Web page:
This is a recording which truly challenges the accepted norms of musical recording and it does so triumphantly. The sound is full and rich, being recorded in a great church. Lislevand's control of sonority is at times stunning, his tone always sweet and strong. The pieces are tastefully arranged into suites, balanced and whole. And the disc even includes snippets of bird and animal sounds which invaded the recording sessions from the cool night air and nearby lake. Added to this, the liner notes are exemplary, full of insight into the composers' of the disc as well as the opinions and ideas on historical performance. Highlights of this recording are the Canaries by Gaultier and Tombeau du Mezangeau, by the same.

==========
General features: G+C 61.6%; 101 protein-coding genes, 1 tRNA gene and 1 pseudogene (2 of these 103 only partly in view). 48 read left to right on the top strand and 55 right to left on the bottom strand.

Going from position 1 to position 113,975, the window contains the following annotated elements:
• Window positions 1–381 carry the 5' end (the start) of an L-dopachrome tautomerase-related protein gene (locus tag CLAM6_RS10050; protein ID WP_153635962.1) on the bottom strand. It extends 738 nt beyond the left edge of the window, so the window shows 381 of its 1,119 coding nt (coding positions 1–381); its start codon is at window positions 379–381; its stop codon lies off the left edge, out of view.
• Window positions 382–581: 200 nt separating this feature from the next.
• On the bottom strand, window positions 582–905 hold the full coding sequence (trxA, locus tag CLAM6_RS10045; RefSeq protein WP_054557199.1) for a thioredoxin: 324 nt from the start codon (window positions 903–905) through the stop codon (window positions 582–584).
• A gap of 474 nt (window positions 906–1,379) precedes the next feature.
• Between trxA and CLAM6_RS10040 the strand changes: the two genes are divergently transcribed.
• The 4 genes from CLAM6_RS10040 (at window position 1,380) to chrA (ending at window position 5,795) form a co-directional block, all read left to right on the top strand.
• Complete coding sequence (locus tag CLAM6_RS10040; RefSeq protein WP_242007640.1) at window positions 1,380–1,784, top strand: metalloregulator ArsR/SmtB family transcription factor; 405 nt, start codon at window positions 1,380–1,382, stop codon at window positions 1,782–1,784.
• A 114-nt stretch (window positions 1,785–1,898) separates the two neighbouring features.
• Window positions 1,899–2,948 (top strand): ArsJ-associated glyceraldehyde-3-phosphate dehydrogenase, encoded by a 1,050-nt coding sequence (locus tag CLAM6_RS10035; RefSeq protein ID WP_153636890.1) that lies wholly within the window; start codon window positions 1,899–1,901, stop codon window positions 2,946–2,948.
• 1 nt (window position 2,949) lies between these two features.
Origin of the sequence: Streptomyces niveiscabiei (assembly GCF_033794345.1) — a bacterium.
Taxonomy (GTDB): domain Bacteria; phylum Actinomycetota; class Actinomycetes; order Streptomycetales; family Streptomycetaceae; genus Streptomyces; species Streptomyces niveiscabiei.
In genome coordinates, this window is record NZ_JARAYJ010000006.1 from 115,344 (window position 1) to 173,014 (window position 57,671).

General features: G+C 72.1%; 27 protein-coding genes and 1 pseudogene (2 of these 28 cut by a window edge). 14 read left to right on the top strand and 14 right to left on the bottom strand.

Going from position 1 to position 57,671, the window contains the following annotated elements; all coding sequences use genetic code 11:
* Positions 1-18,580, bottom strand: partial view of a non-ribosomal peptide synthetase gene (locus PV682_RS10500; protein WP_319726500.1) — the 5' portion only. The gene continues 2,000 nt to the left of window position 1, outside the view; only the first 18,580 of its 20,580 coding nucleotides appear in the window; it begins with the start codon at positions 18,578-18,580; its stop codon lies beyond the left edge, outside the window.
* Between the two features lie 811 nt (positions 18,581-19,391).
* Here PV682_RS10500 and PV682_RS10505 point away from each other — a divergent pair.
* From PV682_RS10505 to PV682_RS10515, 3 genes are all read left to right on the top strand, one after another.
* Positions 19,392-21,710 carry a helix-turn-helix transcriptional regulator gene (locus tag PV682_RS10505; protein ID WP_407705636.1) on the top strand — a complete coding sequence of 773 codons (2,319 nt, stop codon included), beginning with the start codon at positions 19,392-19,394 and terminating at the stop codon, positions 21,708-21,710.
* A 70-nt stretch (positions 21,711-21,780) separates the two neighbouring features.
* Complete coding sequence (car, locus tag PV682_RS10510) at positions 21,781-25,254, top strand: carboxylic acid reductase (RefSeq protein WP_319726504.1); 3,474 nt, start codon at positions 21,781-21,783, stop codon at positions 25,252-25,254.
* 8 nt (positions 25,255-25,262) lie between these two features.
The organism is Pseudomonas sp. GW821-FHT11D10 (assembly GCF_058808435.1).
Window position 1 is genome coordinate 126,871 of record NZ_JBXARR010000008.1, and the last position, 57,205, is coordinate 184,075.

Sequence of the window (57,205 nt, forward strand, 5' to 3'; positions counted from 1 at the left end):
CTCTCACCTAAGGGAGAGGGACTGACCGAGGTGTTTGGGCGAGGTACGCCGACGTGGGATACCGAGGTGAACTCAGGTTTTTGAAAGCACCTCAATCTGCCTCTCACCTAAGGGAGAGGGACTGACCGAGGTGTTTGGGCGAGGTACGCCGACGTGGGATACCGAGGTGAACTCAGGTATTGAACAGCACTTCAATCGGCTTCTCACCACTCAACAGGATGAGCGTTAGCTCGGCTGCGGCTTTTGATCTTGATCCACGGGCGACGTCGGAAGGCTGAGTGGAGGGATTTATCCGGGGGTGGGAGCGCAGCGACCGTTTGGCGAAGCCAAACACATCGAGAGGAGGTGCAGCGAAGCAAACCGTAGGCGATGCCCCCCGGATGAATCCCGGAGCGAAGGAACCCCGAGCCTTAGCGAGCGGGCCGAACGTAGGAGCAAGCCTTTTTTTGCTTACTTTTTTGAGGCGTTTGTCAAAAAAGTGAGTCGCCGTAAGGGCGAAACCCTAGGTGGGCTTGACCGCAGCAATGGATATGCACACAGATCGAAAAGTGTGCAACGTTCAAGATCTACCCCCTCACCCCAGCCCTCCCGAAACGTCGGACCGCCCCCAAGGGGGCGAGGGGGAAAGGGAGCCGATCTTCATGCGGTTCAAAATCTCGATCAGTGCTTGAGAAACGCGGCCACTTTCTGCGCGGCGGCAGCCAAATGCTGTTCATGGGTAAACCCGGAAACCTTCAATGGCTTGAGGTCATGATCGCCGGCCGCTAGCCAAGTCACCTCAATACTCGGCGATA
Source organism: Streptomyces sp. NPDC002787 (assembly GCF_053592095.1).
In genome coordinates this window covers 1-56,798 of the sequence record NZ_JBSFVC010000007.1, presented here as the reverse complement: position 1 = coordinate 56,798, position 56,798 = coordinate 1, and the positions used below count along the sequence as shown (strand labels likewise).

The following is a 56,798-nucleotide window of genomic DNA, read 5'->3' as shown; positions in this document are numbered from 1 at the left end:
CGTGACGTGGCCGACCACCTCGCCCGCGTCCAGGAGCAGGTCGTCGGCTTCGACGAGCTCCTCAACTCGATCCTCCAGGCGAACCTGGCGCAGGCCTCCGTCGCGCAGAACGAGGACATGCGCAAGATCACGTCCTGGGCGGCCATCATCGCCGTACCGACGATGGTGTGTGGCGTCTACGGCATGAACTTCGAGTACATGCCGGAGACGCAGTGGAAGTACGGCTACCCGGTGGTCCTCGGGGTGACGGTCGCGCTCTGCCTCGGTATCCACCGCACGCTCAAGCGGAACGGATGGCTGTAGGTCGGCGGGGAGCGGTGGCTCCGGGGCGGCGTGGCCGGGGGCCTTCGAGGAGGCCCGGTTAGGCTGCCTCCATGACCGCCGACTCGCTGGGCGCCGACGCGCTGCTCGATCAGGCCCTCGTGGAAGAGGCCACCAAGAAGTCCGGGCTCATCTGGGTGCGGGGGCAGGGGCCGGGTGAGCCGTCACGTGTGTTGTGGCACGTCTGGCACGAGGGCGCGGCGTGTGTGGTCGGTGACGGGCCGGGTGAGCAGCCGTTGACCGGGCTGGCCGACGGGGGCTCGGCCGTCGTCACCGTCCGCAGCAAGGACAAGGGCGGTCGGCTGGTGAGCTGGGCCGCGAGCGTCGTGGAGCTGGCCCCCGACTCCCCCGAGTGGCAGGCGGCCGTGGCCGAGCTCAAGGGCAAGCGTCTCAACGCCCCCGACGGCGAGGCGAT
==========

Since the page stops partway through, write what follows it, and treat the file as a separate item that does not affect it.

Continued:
In this fascinating and unconventional examination of the creative process, an artist near the end of his career finds new inspiration in a young model. Edouard Frenhofer (Michel Piccoli) is a famous and well-respected artist who lives in a comfortable estate in the French countryside. At the age of 60, Frenhofer considers his career as a painter to be over; he says he no longer feels any inspiration to create, and his last attempt at a major work, a nude study of his wife Liz (Jane Birkin) called "La Belle Noiseuse" (The Beautiful Nuisance), has sat unfinished for ten years. Just as Frenhofer has lost his enthusiasm for his art, he has also lost his passion for Liz; their relationship is polite and friendly, but without enthusiasm. When Frenhofer tells Nicolas (David Bursztein), his young protege, that he no longer feels the desire to paint, Nicolas suggests that he needs a more inspiring subject, and he offers his girlfriend Marianne (Emmanuelle Beart) as a model. Frenhofer is taken with Marianne's beauty, and, with Liz's cool approval, he and Marianne spend several arduous sessions together, exchanging ideas and opinions as Frenhofer methodically attempts to create a final masterpiece.